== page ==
Monday, March 20, 2006

Editorial: Our man on the sidelines

Winston Peters has proven one thing. New Zealand does not, at this point, require a Minister of Foreign Affairs. Not while we have an activist diplomat as Prime Minister and a trade minister with interests as broad and deep as Phil Goff's. Try as he might to involve himself in international affairs of relevance, Mr Peters seems destined to be left on the sidelines while the Government's tag team, fully fledged Cabinet ministers, attend to the issues that matter.

The highest-profile diplomatic challenge this year was the conflagration over the publication of cartoons depicting Muhammad. When New Zealand was drawn into the flames, it was Helen Clark and Phil Goff who led the fight to save the country's image in the Muslim world. By and large, they succeeded. Where was Mr Peters? Not needed, really. He might think that the priority was to preserve our export trade and that is Mr Goff's responsibility. He might, after just a few months in the job, have bowed to the Prime Minister's greater wisdom in these things. And he might, having stirred up feelings about Muslims in this country with an ill-considered speech last year about the many-headed Islamic hydra threatening our way of life, have realised he was not the man for that job.

Mr Peters has given one keynote speech to diplomats and academics in Wellington. It was a cautious run through the Clark-Goff principles of the past six years with some subtle Peters emphases and an odd little diversion to chide the US for not acknowledging this country's work in the Pacific. Odd, because the Pacific, the SAS in Afghanistan and the Antarctic joint venture are just about the only things that American officials do repeat about New Zealand in their attempts to look on the upside of a dysfunctional relationship. Odd, because Mr Peters had come into this (diminished) office fancying his chances of improving the tone, if not the substance, of the bilateral relationship. Odd because it wasn't an original line of thought: his boss, Helen Clark, has made the same plaintive noises privately in the past.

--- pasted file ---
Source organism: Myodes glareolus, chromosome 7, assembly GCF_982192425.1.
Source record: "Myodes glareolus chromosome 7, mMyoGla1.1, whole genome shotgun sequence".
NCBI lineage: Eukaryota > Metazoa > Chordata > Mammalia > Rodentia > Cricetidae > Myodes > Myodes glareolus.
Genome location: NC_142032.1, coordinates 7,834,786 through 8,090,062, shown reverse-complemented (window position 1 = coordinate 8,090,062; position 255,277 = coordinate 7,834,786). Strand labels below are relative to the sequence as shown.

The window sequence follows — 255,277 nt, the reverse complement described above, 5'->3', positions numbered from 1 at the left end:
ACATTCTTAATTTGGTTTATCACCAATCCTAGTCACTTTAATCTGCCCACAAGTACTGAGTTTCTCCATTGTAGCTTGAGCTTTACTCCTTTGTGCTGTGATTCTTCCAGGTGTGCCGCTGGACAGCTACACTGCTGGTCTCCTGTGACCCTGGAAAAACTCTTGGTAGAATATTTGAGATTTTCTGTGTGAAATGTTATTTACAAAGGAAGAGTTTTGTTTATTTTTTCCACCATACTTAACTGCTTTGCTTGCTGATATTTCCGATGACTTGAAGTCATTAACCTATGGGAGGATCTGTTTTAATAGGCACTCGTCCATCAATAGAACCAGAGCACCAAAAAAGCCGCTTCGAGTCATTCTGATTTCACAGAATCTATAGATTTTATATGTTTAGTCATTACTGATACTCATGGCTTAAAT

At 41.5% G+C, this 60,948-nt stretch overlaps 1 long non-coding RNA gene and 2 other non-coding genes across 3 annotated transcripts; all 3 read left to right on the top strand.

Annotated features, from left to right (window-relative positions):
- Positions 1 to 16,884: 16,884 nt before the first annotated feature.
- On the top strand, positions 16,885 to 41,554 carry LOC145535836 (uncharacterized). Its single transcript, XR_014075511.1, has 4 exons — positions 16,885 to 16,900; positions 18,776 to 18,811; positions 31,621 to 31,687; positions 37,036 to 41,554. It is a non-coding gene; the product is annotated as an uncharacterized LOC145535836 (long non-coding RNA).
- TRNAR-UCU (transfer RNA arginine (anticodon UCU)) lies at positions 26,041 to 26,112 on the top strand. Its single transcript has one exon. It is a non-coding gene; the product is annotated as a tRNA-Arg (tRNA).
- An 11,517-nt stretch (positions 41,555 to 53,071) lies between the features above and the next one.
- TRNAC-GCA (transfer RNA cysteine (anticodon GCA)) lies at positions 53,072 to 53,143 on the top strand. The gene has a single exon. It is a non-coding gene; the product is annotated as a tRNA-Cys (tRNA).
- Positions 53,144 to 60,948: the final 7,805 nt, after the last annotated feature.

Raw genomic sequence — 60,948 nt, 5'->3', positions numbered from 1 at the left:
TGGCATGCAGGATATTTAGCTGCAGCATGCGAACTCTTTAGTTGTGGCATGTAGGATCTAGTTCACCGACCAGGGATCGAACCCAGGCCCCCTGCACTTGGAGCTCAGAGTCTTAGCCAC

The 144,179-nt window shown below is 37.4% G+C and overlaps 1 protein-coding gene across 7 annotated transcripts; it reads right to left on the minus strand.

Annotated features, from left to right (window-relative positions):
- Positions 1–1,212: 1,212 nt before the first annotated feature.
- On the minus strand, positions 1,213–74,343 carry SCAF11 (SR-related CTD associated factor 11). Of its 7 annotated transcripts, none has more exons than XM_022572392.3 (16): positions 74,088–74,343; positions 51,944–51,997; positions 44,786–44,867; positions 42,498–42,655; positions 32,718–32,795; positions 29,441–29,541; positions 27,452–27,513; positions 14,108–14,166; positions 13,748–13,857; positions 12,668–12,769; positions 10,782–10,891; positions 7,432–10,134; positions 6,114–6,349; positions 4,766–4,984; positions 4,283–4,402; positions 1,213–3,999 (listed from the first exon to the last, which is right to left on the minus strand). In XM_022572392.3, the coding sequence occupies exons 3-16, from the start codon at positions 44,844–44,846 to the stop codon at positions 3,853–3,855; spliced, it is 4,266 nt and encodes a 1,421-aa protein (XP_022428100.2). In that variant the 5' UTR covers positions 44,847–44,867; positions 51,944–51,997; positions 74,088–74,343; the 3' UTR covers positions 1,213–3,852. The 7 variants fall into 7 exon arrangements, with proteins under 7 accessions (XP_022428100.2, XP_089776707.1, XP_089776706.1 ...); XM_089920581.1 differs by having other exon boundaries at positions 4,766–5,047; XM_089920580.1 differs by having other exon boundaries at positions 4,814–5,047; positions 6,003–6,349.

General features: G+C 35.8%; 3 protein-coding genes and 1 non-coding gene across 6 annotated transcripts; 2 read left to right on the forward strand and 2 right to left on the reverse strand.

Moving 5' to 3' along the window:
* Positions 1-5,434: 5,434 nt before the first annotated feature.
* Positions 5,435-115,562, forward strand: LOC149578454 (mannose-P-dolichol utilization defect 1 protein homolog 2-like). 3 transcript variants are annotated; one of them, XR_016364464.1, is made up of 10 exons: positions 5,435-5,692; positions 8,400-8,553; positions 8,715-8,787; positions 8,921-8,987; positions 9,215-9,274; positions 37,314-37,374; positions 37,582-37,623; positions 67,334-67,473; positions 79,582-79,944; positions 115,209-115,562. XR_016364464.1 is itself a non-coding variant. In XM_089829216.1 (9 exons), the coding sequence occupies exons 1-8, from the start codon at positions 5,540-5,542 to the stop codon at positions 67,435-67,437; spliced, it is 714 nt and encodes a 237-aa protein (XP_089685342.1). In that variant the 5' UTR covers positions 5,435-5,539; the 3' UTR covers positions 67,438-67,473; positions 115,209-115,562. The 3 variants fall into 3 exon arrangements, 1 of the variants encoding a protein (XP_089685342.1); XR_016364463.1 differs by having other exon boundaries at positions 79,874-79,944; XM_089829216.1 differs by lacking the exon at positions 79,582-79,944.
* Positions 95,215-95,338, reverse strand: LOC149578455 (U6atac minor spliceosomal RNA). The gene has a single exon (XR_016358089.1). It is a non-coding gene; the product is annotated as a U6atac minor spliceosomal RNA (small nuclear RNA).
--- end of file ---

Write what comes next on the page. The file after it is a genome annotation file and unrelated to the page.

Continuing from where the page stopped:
Since then Mr Peters has had much urgent public business at racetracks as Minister of Racing, and in the Pacific, as a roving envoy of indeterminate rank or purpose. There was a visit to Fiji, meeting the military commander among others, and last week he was around the isles again. As Helen Clark was meeting US Secretary of State Condoleezza Rice at the inauguration of Chile's new president in Santiago, and was then in Manila for an inter-faith dialogue, Mr Peters was inspecting New Zealand aid projects in Tonga and writing an article in defence of aid to Samoa.

All of which is worthy enough, but worthy perhaps of an overseas aid minister or an associate minister of foreign affairs or a parliamentary undersecretary. In mid-year, Mr Peters' big test arrives with a visit to Washington. He will have pretty tight riding instructions from Labour, so a broad smile will not be enough to engage the Americans in meaningful progress.

Should anyone be surprised at his redundancy? The same thing occurred when he was "Treasurer" to Bill Birch's Finance Minister under National in the 1990s. Mr Peters carried the senior title. Mr Birch steered the ship. Fast forward to this Government: the confidence and supply agreement that the New Zealand First party cobbled together with Labour was fundamentally flawed. No one apart from Helen Clark and Mr Peters really thought that the Foreign Minister could sit outside the Cabinet. It probably suited both of them for different reasons for him to be on the outer. It may well suit them both, still, for him to be a functioning supernumerary today.

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